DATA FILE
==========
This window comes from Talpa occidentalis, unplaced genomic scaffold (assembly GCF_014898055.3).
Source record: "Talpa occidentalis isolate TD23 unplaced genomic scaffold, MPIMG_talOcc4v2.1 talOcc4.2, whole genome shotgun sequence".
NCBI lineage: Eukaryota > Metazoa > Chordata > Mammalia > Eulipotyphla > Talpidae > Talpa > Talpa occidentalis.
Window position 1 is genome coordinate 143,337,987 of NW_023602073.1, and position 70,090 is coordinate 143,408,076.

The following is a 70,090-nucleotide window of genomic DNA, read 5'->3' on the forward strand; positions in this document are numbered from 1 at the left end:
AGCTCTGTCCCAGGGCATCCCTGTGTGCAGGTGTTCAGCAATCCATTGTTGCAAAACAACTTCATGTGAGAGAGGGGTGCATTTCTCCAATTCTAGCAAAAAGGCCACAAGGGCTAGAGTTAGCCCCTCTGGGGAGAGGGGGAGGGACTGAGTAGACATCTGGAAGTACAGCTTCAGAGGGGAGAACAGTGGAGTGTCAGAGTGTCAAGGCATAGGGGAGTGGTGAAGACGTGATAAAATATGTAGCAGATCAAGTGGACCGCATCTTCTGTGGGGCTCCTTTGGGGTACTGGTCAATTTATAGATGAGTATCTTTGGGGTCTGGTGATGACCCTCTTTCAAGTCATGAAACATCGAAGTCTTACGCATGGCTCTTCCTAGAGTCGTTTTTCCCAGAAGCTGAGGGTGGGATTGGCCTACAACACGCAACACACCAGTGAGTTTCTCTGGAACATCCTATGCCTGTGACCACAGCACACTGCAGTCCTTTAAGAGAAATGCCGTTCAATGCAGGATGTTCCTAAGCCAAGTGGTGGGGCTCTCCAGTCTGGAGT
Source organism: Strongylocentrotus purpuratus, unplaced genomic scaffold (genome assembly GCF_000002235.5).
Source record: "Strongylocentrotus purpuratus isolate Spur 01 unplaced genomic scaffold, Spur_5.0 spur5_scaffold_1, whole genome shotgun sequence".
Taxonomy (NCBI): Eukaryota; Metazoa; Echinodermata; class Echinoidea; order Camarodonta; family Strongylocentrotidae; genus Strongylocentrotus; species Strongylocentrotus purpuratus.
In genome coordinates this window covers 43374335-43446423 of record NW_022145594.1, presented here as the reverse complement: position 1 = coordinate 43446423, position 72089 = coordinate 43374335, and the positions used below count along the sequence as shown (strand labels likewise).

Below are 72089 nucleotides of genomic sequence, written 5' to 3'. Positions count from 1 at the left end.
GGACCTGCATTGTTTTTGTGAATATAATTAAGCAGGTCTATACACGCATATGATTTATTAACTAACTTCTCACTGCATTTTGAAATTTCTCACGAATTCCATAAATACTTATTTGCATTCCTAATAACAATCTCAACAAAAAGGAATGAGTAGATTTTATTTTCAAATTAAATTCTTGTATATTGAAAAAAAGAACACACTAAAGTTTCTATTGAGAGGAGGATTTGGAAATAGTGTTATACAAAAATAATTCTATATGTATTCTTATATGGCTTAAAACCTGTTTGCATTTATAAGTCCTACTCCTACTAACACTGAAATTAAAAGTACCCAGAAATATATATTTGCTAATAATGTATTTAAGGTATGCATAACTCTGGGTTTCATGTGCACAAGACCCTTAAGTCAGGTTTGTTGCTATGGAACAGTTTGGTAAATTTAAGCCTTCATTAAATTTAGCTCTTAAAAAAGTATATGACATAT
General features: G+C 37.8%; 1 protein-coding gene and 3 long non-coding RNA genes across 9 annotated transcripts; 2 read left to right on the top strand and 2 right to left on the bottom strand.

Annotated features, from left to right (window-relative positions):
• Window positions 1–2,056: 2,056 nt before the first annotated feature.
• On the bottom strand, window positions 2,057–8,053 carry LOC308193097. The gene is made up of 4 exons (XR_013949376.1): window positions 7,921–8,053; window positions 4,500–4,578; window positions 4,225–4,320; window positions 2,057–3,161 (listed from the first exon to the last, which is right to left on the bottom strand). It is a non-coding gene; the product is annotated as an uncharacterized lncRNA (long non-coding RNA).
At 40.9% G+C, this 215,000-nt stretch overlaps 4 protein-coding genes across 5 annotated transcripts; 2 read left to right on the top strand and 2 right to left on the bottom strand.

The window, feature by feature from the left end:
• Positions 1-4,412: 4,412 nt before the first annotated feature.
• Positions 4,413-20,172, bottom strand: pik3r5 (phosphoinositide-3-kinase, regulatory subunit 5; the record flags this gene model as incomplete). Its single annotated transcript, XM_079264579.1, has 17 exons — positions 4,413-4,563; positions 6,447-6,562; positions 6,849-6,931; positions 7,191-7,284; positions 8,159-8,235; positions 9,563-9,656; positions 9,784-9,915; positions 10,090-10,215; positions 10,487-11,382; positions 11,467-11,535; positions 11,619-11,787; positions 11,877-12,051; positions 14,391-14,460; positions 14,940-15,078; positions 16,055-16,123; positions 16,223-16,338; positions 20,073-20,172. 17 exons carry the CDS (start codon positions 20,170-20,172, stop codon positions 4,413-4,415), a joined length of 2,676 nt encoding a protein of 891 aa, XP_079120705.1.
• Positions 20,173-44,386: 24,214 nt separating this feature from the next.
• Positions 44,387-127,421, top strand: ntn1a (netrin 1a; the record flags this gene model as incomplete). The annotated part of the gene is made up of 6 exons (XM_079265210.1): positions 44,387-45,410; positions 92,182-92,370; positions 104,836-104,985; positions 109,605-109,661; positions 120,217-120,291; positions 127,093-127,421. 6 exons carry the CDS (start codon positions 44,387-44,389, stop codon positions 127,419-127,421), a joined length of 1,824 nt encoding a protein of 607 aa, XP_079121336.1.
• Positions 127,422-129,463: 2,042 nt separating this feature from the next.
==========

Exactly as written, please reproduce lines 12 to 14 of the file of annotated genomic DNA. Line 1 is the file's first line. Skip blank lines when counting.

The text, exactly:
GGACCTGCATTGTTTTTGTGAATATAATTAAGCAGGTCTATACACGCATATGATTTATTAACTAACTTCTCACTGCATTTTGAAATTTCTCACGAATTCCATAAATACTTATTTGCATTCCTAATAACAATCTCAACAAAAAGGAATGAGTAGATTTTATTTTCAAATTAAATTCTTGTATATTGAAAAAAAGAACACACTAAAGTTTCTATTGAGAGGAGGATTTGGAAATAGTGTTATACAAAAATAATTCTATATGTATTCTTATATGGCTTAAAACCTGTTTGCATTTATAAGTCCTACTCCTACTAACACTGAAATTAAAAGTACCCAGAAATATATATTTGCTAATAATGTATTTAAGGTATGCATAACTCTGGGTTTCATGTGCACAAGACCCTTAAGTCAGGTTTGTTGCTATGGAACAGTTTGGTAAATTTAAGCCTTCATTAAATTTAGCTCTTAAAAAAGTATATGACATAT
General features: G+C 37.8%; 1 protein-coding gene and 3 long non-coding RNA genes across 9 annotated transcripts; 2 read left to right on the top strand and 2 right to left on the bottom strand.

Annotated features, from left to right (window-relative positions):